Archive for September, 2010

September
22nd
2010

Turkey By Numbers


Turkey by numbers

The observant may note that we’re still in Turkey. As winter approaches and our bicycles are getting accustomed to an indoor life, we thought it was timely to summarise our cycling adventures from Edirne to Cappadocia and back to Istanbul. Over a month on the road we tapped into a tiny part of this huge land, were amazed by the scale of the landscapes we cycled through and the never ending generosity and curiosity of the people we met along the way. – Posted by Emma

September
22nd
2010

Never Travel With Nevsehir Buses


Never travel with Nevsehir Buses

Leaving Goreme at the end of a blissful break enjoying the sights of Cappadocia, we had anticipated a few problems transporting our bikes by bus to Istanbul. We checked three days before we planned to travel with all of the different companies (around eight in total) and found only two companies would accept bicycles. – Posted by Justin

September
21st
2010

Postcards From Cappadocia


Postcards from Cappadocia

Thoroughly enchanted by Cappadocia, we spent nine days at a campsite only two kilometres and one very steep cobbled hill from Goreme. Arriving after one too many punctures and a challenging last few weeks on the road we found ourselves suddenly surrounded by tourists, being handed English language menus and at a campsite…with possibly the best hot showers of our whole trip, a kitchen and an icy cold pool! – Posted by Justin + Emma

September
11th
2010

Cycling Through Flat Lands


Cycling through flat lands

The smell of roasted onions followed us through one last agricultural belt before the salt plains of Tuz Golu. Huge red hessian sacks of onions placed systematically across the horizon look like a modern art installation, teams of onion pickers knelt over their work, and after the last onions were pulled from the ground the fields were set on fire, creating an eerie glow on the horizon on a couple of moonless starry nights. – Posted by Emma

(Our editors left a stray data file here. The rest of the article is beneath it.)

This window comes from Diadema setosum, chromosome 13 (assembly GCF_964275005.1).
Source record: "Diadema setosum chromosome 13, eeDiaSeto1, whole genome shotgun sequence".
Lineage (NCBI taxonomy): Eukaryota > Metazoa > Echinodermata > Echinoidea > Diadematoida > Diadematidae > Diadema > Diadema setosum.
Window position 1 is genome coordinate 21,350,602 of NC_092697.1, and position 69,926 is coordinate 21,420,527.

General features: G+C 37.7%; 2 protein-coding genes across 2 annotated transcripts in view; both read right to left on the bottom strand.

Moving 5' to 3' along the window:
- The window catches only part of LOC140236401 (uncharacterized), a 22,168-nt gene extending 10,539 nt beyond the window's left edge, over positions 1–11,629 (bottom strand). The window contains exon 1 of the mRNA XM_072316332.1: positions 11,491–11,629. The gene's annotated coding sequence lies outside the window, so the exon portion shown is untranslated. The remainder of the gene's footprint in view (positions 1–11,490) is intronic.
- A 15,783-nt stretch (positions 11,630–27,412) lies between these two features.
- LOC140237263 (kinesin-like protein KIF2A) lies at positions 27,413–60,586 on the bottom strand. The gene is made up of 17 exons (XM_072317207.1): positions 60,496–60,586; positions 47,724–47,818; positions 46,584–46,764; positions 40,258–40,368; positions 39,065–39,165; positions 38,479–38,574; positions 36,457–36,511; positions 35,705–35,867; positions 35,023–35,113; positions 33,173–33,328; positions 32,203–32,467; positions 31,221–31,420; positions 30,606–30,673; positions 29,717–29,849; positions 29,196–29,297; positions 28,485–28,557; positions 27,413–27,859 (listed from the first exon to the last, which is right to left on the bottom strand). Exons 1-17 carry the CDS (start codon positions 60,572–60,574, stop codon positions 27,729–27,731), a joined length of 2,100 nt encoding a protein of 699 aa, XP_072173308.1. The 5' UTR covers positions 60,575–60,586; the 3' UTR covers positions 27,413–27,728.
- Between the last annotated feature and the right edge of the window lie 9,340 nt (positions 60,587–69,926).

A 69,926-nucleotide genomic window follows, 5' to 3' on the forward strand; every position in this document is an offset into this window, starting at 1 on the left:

September
11th
2010

Puncture Nation


Puncture Nation

Four spare inner tubes, one spare tyre, two bicycle pumps and twelve Park Tool Super Patch repair patches seemed a bit of overkill for two cyclists with just two weeks of cycling left of a six month cycling trip which has been stopped by minimal flat tyres to date. What tyre-some disasters could possibly befall us? – Posted by Emma

September
11th
2010

Day Of Food – Turkey


Day of food – Turkey

This was the final day of Bayram, meaning we were low on food supplies as many small shops were shut. Our shopping list has shrunk a bit in rural turkey with muesli, chickpeas, jam, couscous (and of course pork products) all off the shelves. We spent our second to last day on the road cycling from the edge of Tuz Golu (Salt Lake) then turning East to follow the silk road route passing a number of caravanserai along the way. – Posted by Emma

September
6th
2010

Ups And Downs


Ups and Downs

Generally in Turkey we have stuck to roads marked as white, yellow or orange on our map, but after a small amount of misdirection we embarked on our first grey road (very minor) with some trepidation. The grapes we had been given at breakfast were safely strapped on to my rear rack and I hoped they wouldn’t end up as wine. – Posted by Justin

September
2nd
2010

Misdirection


Misdirection

Its about 10:30am and we’re leaving a tiny hamlet when I catch sight of the name – ‘Oluklu’. I absentmindedly check the map mounted on my handlebar bag. The village is just one street, so I’m not expecting to see it on our 1:800 000 scale map, but my heart jumps just a tiny bit – I can see the road, but not on the D665 which we should have been following. Last night’s continual climbing after Sogut, muddy hunt for a free camp and the incident with the pack of five wild dogs circling our tent in the morning could have all been avoided. – Posted by Emma

September
1st
2010

8000 Kilometre Photo


8000 kilometre photo

The excitement of cycling on from Istanbul towards Cappadocia almost made us miss the 8000 km milestone. We took this photo arriving in the town of Bilecik after a morning spent darning holes in our tent mesh from hungry ants. The road to Bilecik was busy with trucks ferrying marble from quarries (like the one in the background) while after Bilecik the rain closed in for a wet afternoon of cycling. The passing truck drivers kept our spirits up with much horn tooting and waving though. – Posted by Justin